The period that witnesses a dip in form for the club usually starts in February until the league season is reaching a climax from April.
Arsenal may not be the richest or most successful football club in the world, but it arguably is the most talked about one and most times, for the wrong reasons.
It’s become so bad in recent years that when one is trying to use an instance to describe what an abusive relationship looks like, people point to the one between the Gunners and its fans, with the reason not far-fetched.
Arsenal won the FA Cup in 2014 and 2015 no doubt, but the inability to win the Premier League title in a dozen years as well as a penchant to get knocked out in the European Champions League round of 16 has led to the club being ridiculed by rival fans time and again.
From jibes about everything Arsenal being linked to the number 4 to the club’s supposed stinginess in the player transfer market, it’s difficult being an Arsenal fan, well to the point of admiration.
These fans, also known as Gooners, are usually described as people that would make loyal spouses as well.
This is evident in their continued support of the club despite the lack of winning the league (for years) and Champions League (since inception), a behaviour reminiscent of a lover who stays loyal to his or her boo who’s going through a tough time.
And for many who know Arsenal, there’s the annual period of collapse the club is associated with, which usually starts in February until the league season is reaching a climax from April.
This year’s episode of a potential collapse features a trip to Premier League leaders Chelsea in early February and two matches against German champions Bayern Munich in the Champions League round of 16 later in February and early in March.
Between the two ties against Bayern is a trip to Liverpool scheduled for March 4, with a game at home to Manchester City afterwards on April Fool’s Day.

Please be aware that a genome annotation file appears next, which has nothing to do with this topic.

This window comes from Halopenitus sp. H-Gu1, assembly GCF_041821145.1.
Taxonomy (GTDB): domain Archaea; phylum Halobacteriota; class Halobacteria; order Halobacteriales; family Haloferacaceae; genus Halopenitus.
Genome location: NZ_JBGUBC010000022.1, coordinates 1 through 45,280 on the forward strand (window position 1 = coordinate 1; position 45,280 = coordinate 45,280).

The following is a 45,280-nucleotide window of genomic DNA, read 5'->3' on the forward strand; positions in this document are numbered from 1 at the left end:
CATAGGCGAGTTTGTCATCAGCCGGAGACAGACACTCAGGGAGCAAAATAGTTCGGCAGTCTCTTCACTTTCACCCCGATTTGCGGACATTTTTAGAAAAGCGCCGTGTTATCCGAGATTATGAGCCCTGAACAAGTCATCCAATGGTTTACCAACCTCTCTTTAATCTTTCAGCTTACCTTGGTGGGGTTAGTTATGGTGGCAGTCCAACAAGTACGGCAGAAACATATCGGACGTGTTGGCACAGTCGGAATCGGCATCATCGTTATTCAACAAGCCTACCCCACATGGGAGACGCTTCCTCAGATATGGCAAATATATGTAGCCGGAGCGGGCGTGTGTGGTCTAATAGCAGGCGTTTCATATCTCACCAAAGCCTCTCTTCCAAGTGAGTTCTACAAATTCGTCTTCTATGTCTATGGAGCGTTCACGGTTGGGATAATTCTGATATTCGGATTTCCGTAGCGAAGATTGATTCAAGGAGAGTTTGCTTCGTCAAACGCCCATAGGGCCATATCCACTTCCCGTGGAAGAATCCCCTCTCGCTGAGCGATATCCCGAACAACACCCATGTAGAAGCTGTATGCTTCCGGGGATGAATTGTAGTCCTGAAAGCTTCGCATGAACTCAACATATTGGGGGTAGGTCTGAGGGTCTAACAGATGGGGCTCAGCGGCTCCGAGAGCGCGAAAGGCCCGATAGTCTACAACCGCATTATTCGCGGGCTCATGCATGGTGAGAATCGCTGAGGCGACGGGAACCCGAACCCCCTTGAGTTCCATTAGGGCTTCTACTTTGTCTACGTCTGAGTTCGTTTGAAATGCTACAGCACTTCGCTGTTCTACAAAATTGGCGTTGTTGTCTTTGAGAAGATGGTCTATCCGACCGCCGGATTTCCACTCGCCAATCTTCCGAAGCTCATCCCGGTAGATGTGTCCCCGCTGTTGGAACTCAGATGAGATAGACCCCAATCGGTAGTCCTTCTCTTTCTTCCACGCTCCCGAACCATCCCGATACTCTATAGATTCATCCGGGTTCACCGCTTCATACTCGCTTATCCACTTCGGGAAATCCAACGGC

Arsenal have lost three league games this season, with two of those coming at home to Liverpool and at Man. City. The club also has an inferior record in matches against Bayern.
So that’s five tough matches in eight weeks, a number that could increase depending on what team Arsenal are rewarded with in the next round of the FA Cup for thrashing Southampton 5-0 on Saturday, January 28.
Let’s take last season for instance. Arsenal were top of the league table in January but by mid-February, the Gunners had dropped to fourth in the league.
Arsenal had also fallen 2-0 to Barcelona in the first leg of their Champions League round of 16 tie.
They went on to lose the second leg against Barca 3-1, preceded by a loss to Manchester United in the league at the end of February 2016.
Those were followed by three league draws in April against West Ham, Sunderland and Crystal Palace; results that pretty much sealed a fate many had concluded two months before in February – another season without a trophy for the Gunners.
The loss to Barca in Europe in March 2016 made it six straight seasons Arsenal would fall at the round of 16 stage.
Winning the FA Cup in 2014 and 2015 did cushion the dip in form witnessed in the league around this fateful period we’re talking about.
Arsenal may be in good form at the moment, with six wins recorded in a seven-match unbeaten run in all competitions.
However, the dreaded period of collapse cometh like winter in Game of Thrones and it remains to be seen who between Gooners and rival fans will have the last laugh come May.
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